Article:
Investigation confirms SBC abuse survivors’ claims
Guidepost Solutions found top Southern Baptist leaders ignored reports of sexual abuse and intimidated victims into silence
Staff members of the Southern Baptist Convention’s top leadership body began compiling in 2007 a list of Baptist ministers who were accused of sexual abuse, according to a newly released investigative report by Guidepost Solutions. By August 2018, the list contained 585 names, but only a few staffers and leaders from the Executive Committee knew the list existed, the report noted.
A group of sexual abuse survivors and advocates had previously urged the SBC to create such a database of sexual offenders in its churches earlier in 2007. They argued it would give congregations the ability to protect their members from known abusers. The Executive Committee at the time studied the idea but later rejected it, saying it would violate the autonomy of Southern Baptist churches.
“Yes, we are collecting them and may even post them in some way, but we’d have to really examine the potential liabilities that would stem therefrom,” Augie Boto, the Executive Committee’s former general counsel, wrote about the list in a 2018 email to select committee staff members, according to the Guidepost report.
The existence of such a list and the secrecy surrounding it is one of several bombshell revelations from the Guidepost report released by the SBC’s Sexual Abuse Task Force on Sunday afternoon. Church delegates at last year’s annual meeting of the Southern Baptist Convention overwhelmingly approved the independent investigation amid swirling reports of SBC bureaucracy mishandling allegations of abuse in its churches and mistreating sexual abuse survivors who came forward with their stories. Over seven months, Guidepost investigators interviewed 330 individuals, including 19 survivors of sexual abuse.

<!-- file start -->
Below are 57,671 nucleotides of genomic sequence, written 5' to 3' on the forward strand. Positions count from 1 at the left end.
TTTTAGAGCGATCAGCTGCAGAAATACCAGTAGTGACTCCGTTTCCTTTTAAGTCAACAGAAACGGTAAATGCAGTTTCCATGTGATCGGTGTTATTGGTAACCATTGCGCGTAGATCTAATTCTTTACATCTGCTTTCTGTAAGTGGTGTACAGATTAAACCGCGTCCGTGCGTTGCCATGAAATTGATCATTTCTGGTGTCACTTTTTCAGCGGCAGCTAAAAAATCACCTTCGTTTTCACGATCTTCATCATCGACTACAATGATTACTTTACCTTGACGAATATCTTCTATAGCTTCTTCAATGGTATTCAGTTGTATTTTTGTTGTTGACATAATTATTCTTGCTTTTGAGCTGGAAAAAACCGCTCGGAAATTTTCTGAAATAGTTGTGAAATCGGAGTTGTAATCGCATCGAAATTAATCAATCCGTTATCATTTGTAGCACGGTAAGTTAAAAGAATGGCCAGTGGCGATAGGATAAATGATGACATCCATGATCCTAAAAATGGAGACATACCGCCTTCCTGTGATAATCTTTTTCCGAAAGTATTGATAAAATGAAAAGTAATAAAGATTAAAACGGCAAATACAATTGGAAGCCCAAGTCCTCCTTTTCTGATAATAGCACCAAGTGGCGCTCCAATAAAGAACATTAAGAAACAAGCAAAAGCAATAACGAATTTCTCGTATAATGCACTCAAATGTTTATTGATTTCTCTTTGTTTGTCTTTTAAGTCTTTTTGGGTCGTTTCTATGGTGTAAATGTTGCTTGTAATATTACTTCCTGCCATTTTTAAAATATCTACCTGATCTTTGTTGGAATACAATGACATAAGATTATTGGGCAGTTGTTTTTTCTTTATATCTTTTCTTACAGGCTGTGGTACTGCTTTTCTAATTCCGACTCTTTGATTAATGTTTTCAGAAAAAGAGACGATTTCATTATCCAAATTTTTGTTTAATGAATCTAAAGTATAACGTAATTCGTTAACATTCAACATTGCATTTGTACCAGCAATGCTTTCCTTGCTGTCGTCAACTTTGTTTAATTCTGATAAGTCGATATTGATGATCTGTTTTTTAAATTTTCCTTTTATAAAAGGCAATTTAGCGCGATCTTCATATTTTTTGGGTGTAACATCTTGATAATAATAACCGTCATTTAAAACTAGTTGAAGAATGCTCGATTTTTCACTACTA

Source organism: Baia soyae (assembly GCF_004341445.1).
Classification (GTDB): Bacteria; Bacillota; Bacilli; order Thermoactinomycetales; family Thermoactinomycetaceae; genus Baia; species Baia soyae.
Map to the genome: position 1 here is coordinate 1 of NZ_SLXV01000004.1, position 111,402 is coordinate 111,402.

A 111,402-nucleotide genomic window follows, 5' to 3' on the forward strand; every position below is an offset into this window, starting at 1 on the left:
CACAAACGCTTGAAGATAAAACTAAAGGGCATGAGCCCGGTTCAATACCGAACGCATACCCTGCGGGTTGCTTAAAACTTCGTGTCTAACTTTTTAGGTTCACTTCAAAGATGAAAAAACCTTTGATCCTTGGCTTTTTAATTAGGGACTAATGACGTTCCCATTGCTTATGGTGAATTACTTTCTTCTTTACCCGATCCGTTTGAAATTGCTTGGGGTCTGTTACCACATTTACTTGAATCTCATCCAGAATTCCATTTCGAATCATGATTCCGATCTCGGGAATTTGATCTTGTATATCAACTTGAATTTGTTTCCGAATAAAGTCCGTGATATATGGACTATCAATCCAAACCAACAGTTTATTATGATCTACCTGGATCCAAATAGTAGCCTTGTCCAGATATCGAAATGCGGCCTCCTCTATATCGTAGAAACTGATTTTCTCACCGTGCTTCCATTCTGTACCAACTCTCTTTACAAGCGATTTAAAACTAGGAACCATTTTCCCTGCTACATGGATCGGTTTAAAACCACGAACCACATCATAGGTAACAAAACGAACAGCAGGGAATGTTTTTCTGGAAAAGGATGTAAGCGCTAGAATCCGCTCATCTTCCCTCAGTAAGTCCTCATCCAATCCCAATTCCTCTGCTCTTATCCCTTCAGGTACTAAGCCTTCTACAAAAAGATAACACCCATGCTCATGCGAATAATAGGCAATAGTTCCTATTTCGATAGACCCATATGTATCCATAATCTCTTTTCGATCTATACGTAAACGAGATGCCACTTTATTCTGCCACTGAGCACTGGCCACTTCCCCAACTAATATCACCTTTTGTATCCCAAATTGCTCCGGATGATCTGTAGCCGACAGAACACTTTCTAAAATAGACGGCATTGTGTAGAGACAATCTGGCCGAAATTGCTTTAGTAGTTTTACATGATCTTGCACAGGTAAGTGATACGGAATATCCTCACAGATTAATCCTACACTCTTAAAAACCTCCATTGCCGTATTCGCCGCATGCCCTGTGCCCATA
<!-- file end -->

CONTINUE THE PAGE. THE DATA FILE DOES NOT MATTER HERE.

The firm found that Executive Committee members were “singularly focused on avoiding liability for the SBC” at the expense of transparency, accountability, and caring for survivors.
The 396-page report (including two appendices) covers more than 20 years of information. It recounts many of the stories of sexual abuse survivors who went public with their accounts years ago. Survivors such as Christa Brown, Jennifer Lyell, Tiffany Thigpen, Jules Woodson, Debbie Vasquez, David Pittman, and Hannah-Kate Williams have advocated for greater accountability for abusers and the churches and institutions that knowingly harbored them.
“The survivors with whom we spoke told us that they felt ignored and unheard when they reported their abuse to SBC leadership—some survivors received perfunctory and dismissive responses while others did not receive a response at all,” Guidepost investigators said in the report.
In their public responses on Sunday, sexual abuse survivors conveyed sadness and grief. “Processing the heavy news … but I must say, I am NOT surprised or shocked … which is grievous in and of itself,” said Woodson, who was abused by a Baptist youth minister when she was 17 and he was 22.
“Tonight there are children, teens, and adults going to bed having been sexually exploited, abused, and assaulted in SBC churches that the [Executive Committee] heard about and did nothing to stop or serve,” said Lyell, whose disclosure of sexual abuse by a Baptist seminary professor was inaccurately portrayed by the Executive Committee–run news outlet as a “morally inappropriate relationship.”
The Guidepost report includes a previously unpublished accusation from an unnamed woman who said former pastor and past president of the SBC Johnny Hunt of Woodstock, Ga., groomed and assaulted her in 2010 and urged her not to report the abuse. In interviews with Guidepost and a statement issued on Sunday, Hunt denied ever having physical contact with the woman.
“To put it bluntly: I vigorously deny the circumstances and characterizations set forth in the Guidepost report,” he said. “I have never abused anybody.”